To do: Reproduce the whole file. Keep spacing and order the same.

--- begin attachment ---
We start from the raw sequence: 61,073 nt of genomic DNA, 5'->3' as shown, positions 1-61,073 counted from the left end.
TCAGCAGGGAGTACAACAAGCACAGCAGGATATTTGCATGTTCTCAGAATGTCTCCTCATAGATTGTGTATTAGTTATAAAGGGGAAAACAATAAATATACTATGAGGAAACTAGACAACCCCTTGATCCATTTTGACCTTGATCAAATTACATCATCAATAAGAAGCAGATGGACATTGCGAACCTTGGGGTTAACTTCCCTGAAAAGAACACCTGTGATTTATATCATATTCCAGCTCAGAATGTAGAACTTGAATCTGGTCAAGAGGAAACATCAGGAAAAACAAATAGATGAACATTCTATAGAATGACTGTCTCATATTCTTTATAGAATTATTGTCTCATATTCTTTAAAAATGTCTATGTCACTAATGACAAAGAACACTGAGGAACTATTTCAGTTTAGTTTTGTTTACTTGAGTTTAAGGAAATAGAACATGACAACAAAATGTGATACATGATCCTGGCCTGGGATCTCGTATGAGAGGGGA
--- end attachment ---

We start from the raw sequence: 61,073 nt of genomic DNA, 5'->3' as shown, positions 1-61,073 counted from the left end.
TCAGCAGGGAGTACAACAAGCACAGCAGGATATTTGCATGTTCTCAGAATGTCTCCTCATAGATTGTGTATTAGTTATAAAGGGGAAAACAATAAATATACTATGAGGAAACTAGACAACCCCTTGATCCATTTTGACCTTGATCAAATTACATCATCAATAAGAAGCAGATGGACATTGCGAACCTTGGGGTTAACTTCCCTGAAAAGAACACCTGTGATTTATATCATATTCCAGCTCAGAATGTAGAACTTGAATCTGGTCAAGAGGAAACATCAGGAAAAACAAATAGATGAACATTCTATAGAATGACTGTCTCATATTCTTTATAGAATTATTGTCTCATATTCTTTAAAAATGTCTATGTCACTAATGACAAAGAACACTGAGGAACTATTTCAGTTTAGTTTTGTTTACTTGAGTTTAAGGAAATAGAACATGACAACAAAATGTGATACATGATCCTGGCCTGGGATCTCGTATGAGAGGGGA